the place of his residence, The philosopher He was a warm friend, and an of Malmesbury. The life of Mr. Bew. excellent husband. The few who was devoted to laborious re. enjoyed the pleasure of his familiar searches. His days were employed in correspondence will bear witness to exploring the works of nature, in faw the diversified and entertaining ta- cilitating the improvements of arts, in lents which every letter displayed. exposing oftentatious and trifling soHis style might be confidered as a mo- phiftry, in communicating found and del for epistolary compositions: at useful knowledge, and in relieving the once easy and elegant: learned with- painful diseases of his fellow creatures. out pedantry, pleasant without affecta- With how much more truth and protion.

priety has such a writer, and such a Mr. Bewley had naturally a fine ear, man, been distinguished in Norfolk by and was particularly fond of music. the respectable title of The PhilosoHe was not only an excellent judge of PHER OF MASSINGHAM!

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AN

LEY

* Such readers of this little sketch of Mr. Bewley's character, as may have been unacquainted with his literary and scientiii: abilities, will naturally inquire, what were the productions of his pen? To this we can, at present, only answer, that they were, for the most part, anonimous; though well® known, and much admired, in the circle of his learned acquaintance.-By the discerning public, too, they were sufficiently distinguished, though the writer was unknown; and still, from certain motives of peculiar delicacy,, which sublisted during his life, and yet sublist, we are forbidden to point them out, at this time. At a future opportunity we may, perhaps, find ourselves at liberty to communicate fome particulars concerning them to the readers of the London Magazine, and thoroigh that channel to the learned world in generala

AN ACCOUNT OF THE AEROSTATICAL BALL WHICH HAS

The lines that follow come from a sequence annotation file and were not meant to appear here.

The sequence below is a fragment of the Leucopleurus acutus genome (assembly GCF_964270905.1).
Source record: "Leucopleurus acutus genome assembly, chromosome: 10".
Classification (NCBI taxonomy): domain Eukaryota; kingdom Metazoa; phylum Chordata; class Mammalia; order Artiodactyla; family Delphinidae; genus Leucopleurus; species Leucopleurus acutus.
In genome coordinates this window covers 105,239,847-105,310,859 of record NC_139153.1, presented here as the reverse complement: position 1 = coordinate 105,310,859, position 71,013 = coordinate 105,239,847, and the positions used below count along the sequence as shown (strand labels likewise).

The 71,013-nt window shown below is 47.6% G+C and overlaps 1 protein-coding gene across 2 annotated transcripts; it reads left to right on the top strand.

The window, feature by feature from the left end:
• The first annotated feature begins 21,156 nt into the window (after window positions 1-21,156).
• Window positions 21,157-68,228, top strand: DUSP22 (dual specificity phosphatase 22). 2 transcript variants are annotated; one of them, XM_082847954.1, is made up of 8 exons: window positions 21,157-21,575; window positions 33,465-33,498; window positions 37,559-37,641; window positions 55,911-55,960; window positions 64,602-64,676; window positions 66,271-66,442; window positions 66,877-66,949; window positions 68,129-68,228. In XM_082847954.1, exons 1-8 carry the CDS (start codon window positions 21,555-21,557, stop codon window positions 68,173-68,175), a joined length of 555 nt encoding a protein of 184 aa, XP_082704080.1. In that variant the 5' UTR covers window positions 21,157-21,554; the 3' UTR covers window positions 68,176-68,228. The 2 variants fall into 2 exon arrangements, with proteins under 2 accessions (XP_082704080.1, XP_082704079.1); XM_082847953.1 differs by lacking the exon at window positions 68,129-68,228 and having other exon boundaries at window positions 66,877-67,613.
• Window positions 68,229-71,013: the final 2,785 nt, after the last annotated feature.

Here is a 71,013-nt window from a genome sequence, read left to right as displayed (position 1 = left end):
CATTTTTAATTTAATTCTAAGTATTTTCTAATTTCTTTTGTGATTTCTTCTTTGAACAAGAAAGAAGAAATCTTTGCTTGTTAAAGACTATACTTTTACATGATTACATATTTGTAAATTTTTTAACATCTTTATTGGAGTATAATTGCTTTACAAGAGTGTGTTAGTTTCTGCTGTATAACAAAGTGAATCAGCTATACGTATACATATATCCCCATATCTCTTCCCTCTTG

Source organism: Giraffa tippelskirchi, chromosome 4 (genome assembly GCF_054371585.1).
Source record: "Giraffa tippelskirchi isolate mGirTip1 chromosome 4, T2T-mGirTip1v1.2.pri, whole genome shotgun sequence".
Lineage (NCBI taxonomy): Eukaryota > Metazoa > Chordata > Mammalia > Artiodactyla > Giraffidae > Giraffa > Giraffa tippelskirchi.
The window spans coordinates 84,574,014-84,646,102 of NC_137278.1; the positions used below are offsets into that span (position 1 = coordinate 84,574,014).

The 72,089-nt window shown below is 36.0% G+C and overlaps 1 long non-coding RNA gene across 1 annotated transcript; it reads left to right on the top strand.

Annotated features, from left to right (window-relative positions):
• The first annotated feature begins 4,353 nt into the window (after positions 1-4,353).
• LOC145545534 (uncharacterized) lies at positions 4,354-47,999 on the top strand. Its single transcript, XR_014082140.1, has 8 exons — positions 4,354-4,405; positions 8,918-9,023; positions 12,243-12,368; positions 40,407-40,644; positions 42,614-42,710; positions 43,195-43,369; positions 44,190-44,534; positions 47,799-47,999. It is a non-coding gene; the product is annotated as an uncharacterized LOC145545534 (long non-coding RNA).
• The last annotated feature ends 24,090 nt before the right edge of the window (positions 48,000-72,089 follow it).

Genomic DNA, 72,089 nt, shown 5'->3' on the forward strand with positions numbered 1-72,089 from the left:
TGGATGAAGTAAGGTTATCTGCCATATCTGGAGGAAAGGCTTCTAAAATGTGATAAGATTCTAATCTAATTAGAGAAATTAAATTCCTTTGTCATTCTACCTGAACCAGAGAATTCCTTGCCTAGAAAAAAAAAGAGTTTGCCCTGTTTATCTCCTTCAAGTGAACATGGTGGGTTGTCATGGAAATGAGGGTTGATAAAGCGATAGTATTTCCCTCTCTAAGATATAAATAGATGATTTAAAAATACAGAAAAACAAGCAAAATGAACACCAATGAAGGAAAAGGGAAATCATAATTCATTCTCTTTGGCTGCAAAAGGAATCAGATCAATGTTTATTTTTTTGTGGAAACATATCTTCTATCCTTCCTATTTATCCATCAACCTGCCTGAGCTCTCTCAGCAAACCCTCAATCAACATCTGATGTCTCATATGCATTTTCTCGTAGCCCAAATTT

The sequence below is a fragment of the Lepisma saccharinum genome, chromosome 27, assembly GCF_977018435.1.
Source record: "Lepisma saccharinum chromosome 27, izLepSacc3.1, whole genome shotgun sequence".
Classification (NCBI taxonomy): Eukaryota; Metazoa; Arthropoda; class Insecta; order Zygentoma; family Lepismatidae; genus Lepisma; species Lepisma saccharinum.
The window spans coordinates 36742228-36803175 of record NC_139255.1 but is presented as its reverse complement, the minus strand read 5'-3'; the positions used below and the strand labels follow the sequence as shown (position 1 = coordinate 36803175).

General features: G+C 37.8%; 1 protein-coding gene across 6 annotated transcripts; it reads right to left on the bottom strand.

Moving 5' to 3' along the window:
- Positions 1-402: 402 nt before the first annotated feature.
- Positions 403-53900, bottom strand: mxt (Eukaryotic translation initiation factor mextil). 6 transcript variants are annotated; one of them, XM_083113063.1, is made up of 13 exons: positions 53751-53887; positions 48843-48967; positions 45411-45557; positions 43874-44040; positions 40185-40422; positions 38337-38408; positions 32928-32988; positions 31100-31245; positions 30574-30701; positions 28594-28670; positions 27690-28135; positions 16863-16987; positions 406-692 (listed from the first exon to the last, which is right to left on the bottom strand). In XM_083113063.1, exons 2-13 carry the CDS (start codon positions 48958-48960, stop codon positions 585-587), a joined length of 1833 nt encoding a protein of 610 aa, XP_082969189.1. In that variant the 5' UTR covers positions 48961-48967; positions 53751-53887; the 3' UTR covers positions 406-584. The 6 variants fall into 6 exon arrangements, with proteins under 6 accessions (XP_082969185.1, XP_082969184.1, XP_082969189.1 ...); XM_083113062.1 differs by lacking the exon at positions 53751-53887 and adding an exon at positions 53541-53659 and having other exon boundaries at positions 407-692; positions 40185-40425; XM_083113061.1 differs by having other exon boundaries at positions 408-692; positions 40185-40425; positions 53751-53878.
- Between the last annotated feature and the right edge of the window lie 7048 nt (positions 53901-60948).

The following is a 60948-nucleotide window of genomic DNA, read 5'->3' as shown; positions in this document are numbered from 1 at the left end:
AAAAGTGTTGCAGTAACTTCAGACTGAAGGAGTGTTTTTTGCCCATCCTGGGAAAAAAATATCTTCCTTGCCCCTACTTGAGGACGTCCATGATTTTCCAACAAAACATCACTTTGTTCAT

LATELY BEEN MADE TO ASCEND UP INTO THE AIR AT PARIS, AND THE PRINCIPLES ON WHICH IT IS CONSTRUCTED; TOGETHER WITH A

SHORT HISTORY OF THE DISCOVERIES THAT HAVE LED TO THEM. TH

HERE is not, perhaps, any branch ever, some hints dropped by Sir ISAAC

of natural philosophy that has Newton in the 30th and 31st queries, more engaged the attention of the published at the end of his book on learned, or that has been more success. Optics, were suficient inducement to fully cultivated than the nature and the late worthy and ingenious Dr. properties of common air. The study HALES to resume these experiments, of it muit, indeed, have been coeval in the course of which he confirmed, with mankind, as it could not long and greatly extended the discoveries escape his notice that it was absolutely of Mr. Boyle; as he not only shewed necessary to his own existence, as well that air enters, in very large quantias to that of fire and vegetabie lise. Its ties, into the composition of most boless obvious properties, however, elaf- dies, but also the proportion it bore ticity and gravitation, were not disco- to the rest of the composition. It vered until the beginning of the 121 does not, however, appear that this century, when LORD BACON and Ga- excellent philofopher apprehended that LILEO applied themselves to the study the fluid he thus produced differed from of this element. The former, by many common atmospheric air. experiments, discovered its elasticity; Two of these kinds of fa&itious and the latter that it had weight, and air, or at least the effects of them, have consequently was subject, with other been long known. One formerly calbodies, to the laws of gravitation. led mephitic, but now generally known TORRICELLI, the pupil of Galileo, by, by the name of fixed air, is the same one happy and decisive experiment, with that first discovered by MR. discovered the pressure of the atmos- Boyle; and which Sir Jorn PRIN

BOYLE JOHN phere; and PASCALL observed that this GLE, DR. MACERIDE, DR. BROWNpressure varied according to the heights Rigg, MR. LANE, and others, have, io which he carried nis barometer, in some cases, applied fo fuccessfully But, all this time it was not suspected in medicine. This air has been found that there were several kinds of this by the Honourable Mr. HENRY CAfuid, the properties of which were to- VENDISH to be heavier than common ully different from one another. It air, in the proportion of 2 to 1, in was the celebrated Mr. Boyle, who, consequence of which the common air from a thorough conviction of the vast Hoats upon it, and it is not found but in importance air is of to animal life, the bottoms of mines, where it is was trying a number of experiments known to the miners by the name of to produce it by art; and found, that the choke-damp. The other has